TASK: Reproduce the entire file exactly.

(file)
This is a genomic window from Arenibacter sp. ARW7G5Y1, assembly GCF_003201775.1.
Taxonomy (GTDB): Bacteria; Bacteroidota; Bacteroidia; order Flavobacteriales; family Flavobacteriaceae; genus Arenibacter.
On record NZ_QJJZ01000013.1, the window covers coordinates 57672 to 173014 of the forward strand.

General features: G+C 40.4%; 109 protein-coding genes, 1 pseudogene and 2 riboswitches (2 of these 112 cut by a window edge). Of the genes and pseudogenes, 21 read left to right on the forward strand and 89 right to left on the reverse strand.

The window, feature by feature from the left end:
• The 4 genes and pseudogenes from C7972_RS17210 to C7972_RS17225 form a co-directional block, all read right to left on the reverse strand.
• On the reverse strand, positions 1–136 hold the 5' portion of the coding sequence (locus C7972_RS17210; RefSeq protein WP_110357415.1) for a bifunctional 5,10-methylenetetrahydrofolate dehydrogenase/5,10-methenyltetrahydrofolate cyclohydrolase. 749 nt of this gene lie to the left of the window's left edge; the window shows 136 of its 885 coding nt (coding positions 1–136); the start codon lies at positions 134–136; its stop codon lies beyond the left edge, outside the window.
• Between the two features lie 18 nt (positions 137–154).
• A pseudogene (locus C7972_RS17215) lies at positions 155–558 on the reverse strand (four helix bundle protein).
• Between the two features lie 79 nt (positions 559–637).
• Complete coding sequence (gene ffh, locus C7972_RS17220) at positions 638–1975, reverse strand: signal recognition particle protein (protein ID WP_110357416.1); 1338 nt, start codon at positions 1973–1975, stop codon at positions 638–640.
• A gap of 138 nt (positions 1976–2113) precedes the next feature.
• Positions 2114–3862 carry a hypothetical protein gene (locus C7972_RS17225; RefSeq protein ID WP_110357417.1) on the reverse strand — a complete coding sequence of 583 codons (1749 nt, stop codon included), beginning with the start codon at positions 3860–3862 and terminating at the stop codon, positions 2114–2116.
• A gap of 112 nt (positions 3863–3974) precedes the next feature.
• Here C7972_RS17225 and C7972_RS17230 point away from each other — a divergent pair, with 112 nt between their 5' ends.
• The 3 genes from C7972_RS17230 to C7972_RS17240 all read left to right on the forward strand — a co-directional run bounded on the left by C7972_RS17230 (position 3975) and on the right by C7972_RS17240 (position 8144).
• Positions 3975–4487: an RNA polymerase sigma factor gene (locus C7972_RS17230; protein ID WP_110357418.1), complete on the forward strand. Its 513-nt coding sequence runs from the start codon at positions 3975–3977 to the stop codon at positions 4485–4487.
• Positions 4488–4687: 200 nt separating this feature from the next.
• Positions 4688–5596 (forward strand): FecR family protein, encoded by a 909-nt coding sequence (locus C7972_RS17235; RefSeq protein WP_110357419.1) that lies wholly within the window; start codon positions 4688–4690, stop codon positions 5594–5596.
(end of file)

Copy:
This is a genomic window from Arenibacter sp. ARW7G5Y1, assembly GCF_003201775.1.
Taxonomy (GTDB): Bacteria; Bacteroidota; Bacteroidia; order Flavobacteriales; family Flavobacteriaceae; genus Arenibacter.
On record NZ_QJJZ01000013.1, the window covers coordinates 57672 to 173014 of the forward strand.

General features: G+C 40.4%; 109 protein-coding genes, 1 pseudogene and 2 riboswitches (2 of these 112 cut by a window edge). Of the genes and pseudogenes, 21 read left to right on the forward strand and 89 right to left on the reverse strand.

The window, feature by feature from the left end:
• The 4 genes and pseudogenes from C7972_RS17210 to C7972_RS17225 form a co-directional block, all read right to left on the reverse strand.
• On the reverse strand, positions 1–136 hold the 5' portion of the coding sequence (locus C7972_RS17210; RefSeq protein WP_110357415.1) for a bifunctional 5,10-methylenetetrahydrofolate dehydrogenase/5,10-methenyltetrahydrofolate cyclohydrolase. 749 nt of this gene lie to the left of the window's left edge; the window shows 136 of its 885 coding nt (coding positions 1–136); the start codon lies at positions 134–136; its stop codon lies beyond the left edge, outside the window.
• Between the two features lie 18 nt (positions 137–154).
• A pseudogene (locus C7972_RS17215) lies at positions 155–558 on the reverse strand (four helix bundle protein).
• Between the two features lie 79 nt (positions 559–637).
• Complete coding sequence (gene ffh, locus C7972_RS17220) at positions 638–1975, reverse strand: signal recognition particle protein (protein ID WP_110357416.1); 1338 nt, start codon at positions 1973–1975, stop codon at positions 638–640.
• A gap of 138 nt (positions 1976–2113) precedes the next feature.
• Positions 2114–3862 carry a hypothetical protein gene (locus C7972_RS17225; RefSeq protein ID WP_110357417.1) on the reverse strand — a complete coding sequence of 583 codons (1749 nt, stop codon included), beginning with the start codon at positions 3860–3862 and terminating at the stop codon, positions 2114–2116.
• A gap of 112 nt (positions 3863–3974) precedes the next feature.
• Here C7972_RS17225 and C7972_RS17230 point away from each other — a divergent pair, with 112 nt between their 5' ends.
• The 3 genes from C7972_RS17230 to C7972_RS17240 all read left to right on the forward strand — a co-directional run bounded on the left by C7972_RS17230 (position 3975) and on the right by C7972_RS17240 (position 8144).
• Positions 3975–4487: an RNA polymerase sigma factor gene (locus C7972_RS17230; protein ID WP_110357418.1), complete on the forward strand. Its 513-nt coding sequence runs from the start codon at positions 3975–3977 to the stop codon at positions 4485–4487.
• Positions 4488–4687: 200 nt separating this feature from the next.
• Positions 4688–5596 (forward strand): FecR family protein, encoded by a 909-nt coding sequence (locus C7972_RS17235; RefSeq protein WP_110357419.1) that lies wholly within the window; start codon positions 4688–4690, stop codon positions 5594–5596.